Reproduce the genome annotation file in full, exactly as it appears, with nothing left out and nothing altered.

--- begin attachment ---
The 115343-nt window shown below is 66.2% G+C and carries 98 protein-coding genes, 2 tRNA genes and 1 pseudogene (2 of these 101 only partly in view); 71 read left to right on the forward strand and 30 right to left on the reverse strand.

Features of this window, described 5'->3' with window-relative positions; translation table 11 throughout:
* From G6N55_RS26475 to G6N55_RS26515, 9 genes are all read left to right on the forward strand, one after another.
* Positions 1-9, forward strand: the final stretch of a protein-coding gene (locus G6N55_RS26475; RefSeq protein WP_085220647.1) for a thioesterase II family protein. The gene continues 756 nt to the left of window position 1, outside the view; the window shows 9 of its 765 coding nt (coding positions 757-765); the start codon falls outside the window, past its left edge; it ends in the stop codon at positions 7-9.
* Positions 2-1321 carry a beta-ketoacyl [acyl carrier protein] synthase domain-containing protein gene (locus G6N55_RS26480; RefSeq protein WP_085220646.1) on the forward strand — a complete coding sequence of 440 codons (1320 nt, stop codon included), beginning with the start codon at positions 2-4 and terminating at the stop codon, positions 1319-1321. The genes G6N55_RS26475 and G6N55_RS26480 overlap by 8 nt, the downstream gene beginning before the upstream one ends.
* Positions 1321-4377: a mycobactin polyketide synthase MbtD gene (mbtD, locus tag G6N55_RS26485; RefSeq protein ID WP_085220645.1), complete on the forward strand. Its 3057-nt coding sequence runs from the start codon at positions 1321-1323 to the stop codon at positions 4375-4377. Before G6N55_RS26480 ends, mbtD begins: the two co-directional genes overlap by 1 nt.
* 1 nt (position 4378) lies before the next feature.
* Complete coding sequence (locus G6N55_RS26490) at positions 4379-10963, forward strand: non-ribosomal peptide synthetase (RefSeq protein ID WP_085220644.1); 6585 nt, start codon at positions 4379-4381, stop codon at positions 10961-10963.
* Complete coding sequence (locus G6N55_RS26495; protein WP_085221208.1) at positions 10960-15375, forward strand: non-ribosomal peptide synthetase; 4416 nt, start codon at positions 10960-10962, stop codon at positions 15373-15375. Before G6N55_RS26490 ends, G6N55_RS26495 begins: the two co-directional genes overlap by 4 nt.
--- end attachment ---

The 115343-nt window shown below is 66.2% G+C and carries 98 protein-coding genes, 2 tRNA genes and 1 pseudogene (2 of these 101 only partly in view); 71 read left to right on the forward strand and 30 right to left on the reverse strand.

Features of this window, described 5'->3' with window-relative positions; translation table 11 throughout:
* From G6N55_RS26475 to G6N55_RS26515, 9 genes are all read left to right on the forward strand, one after another.
* Positions 1-9, forward strand: the final stretch of a protein-coding gene (locus G6N55_RS26475; RefSeq protein WP_085220647.1) for a thioesterase II family protein. The gene continues 756 nt to the left of window position 1, outside the view; the window shows 9 of its 765 coding nt (coding positions 757-765); the start codon falls outside the window, past its left edge; it ends in the stop codon at positions 7-9.
* Positions 2-1321 carry a beta-ketoacyl [acyl carrier protein] synthase domain-containing protein gene (locus G6N55_RS26480; RefSeq protein WP_085220646.1) on the forward strand — a complete coding sequence of 440 codons (1320 nt, stop codon included), beginning with the start codon at positions 2-4 and terminating at the stop codon, positions 1319-1321. The genes G6N55_RS26475 and G6N55_RS26480 overlap by 8 nt, the downstream gene beginning before the upstream one ends.
* Positions 1321-4377: a mycobactin polyketide synthase MbtD gene (mbtD, locus tag G6N55_RS26485; RefSeq protein ID WP_085220645.1), complete on the forward strand. Its 3057-nt coding sequence runs from the start codon at positions 1321-1323 to the stop codon at positions 4375-4377. Before G6N55_RS26480 ends, mbtD begins: the two co-directional genes overlap by 1 nt.
* 1 nt (position 4378) lies before the next feature.
* Complete coding sequence (locus G6N55_RS26490) at positions 4379-10963, forward strand: non-ribosomal peptide synthetase (RefSeq protein ID WP_085220644.1); 6585 nt, start codon at positions 4379-4381, stop codon at positions 10961-10963.
* Complete coding sequence (locus G6N55_RS26495; protein WP_085221208.1) at positions 10960-15375, forward strand: non-ribosomal peptide synthetase; 4416 nt, start codon at positions 10960-10962, stop codon at positions 15373-15375. Before G6N55_RS26490 ends, G6N55_RS26495 begins: the two co-directional genes overlap by 4 nt.